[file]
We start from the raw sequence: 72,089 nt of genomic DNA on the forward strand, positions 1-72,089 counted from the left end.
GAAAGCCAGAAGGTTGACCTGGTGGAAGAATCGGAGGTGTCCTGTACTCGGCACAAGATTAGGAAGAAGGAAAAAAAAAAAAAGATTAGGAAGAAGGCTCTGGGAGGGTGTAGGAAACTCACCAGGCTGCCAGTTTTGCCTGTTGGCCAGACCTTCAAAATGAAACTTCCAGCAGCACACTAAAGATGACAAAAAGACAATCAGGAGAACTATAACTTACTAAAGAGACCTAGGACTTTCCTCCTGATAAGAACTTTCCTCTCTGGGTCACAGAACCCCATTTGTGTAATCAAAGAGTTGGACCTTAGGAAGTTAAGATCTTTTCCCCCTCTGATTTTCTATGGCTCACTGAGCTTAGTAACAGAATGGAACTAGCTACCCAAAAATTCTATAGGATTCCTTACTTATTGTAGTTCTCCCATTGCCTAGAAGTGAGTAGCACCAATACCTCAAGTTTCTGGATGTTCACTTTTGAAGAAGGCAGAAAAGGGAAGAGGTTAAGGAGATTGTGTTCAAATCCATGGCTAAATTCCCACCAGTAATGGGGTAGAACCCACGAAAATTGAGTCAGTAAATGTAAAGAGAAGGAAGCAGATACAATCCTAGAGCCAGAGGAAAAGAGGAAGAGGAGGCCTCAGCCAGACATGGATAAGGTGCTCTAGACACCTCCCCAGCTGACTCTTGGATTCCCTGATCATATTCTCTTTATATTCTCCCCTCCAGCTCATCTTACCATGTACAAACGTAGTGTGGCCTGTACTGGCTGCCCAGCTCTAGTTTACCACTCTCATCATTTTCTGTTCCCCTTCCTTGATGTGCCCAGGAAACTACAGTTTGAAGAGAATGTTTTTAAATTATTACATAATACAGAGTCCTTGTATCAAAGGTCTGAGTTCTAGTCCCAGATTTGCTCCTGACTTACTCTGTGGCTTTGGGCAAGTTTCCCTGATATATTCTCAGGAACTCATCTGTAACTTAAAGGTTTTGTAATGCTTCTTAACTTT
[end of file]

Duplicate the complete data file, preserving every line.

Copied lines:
We start from the raw sequence: 72,089 nt of genomic DNA on the forward strand, positions 1-72,089 counted from the left end.
GAAAGCCAGAAGGTTGACCTGGTGGAAGAATCGGAGGTGTCCTGTACTCGGCACAAGATTAGGAAGAAGGAAAAAAAAAAAAAGATTAGGAAGAAGGCTCTGGGAGGGTGTAGGAAACTCACCAGGCTGCCAGTTTTGCCTGTTGGCCAGACCTTCAAAATGAAACTTCCAGCAGCACACTAAAGATGACAAAAAGACAATCAGGAGAACTATAACTTACTAAAGAGACCTAGGACTTTCCTCCTGATAAGAACTTTCCTCTCTGGGTCACAGAACCCCATTTGTGTAATCAAAGAGTTGGACCTTAGGAAGTTAAGATCTTTTCCCCCTCTGATTTTCTATGGCTCACTGAGCTTAGTAACAGAATGGAACTAGCTACCCAAAAATTCTATAGGATTCCTTACTTATTGTAGTTCTCCCATTGCCTAGAAGTGAGTAGCACCAATACCTCAAGTTTCTGGATGTTCACTTTTGAAGAAGGCAGAAAAGGGAAGAGGTTAAGGAGATTGTGTTCAAATCCATGGCTAAATTCCCACCAGTAATGGGGTAGAACCCACGAAAATTGAGTCAGTAAATGTAAAGAGAAGGAAGCAGATACAATCCTAGAGCCAGAGGAAAAGAGGAAGAGGAGGCCTCAGCCAGACATGGATAAGGTGCTCTAGACACCTCCCCAGCTGACTCTTGGATTCCCTGATCATATTCTCTTTATATTCTCCCCTCCAGCTCATCTTACCATGTACAAACGTAGTGTGGCCTGTACTGGCTGCCCAGCTCTAGTTTACCACTCTCATCATTTTCTGTTCCCCTTCCTTGATGTGCCCAGGAAACTACAGTTTGAAGAGAATGTTTTTAAATTATTACATAATACAGAGTCCTTGTATCAAAGGTCTGAGTTCTAGTCCCAGATTTGCTCCTGACTTACTCTGTGGCTTTGGGCAAGTTTCCCTGATATATTCTCAGGAACTCATCTGTAACTTAAAGGTTTTGTAATGCTTCTTAACTTT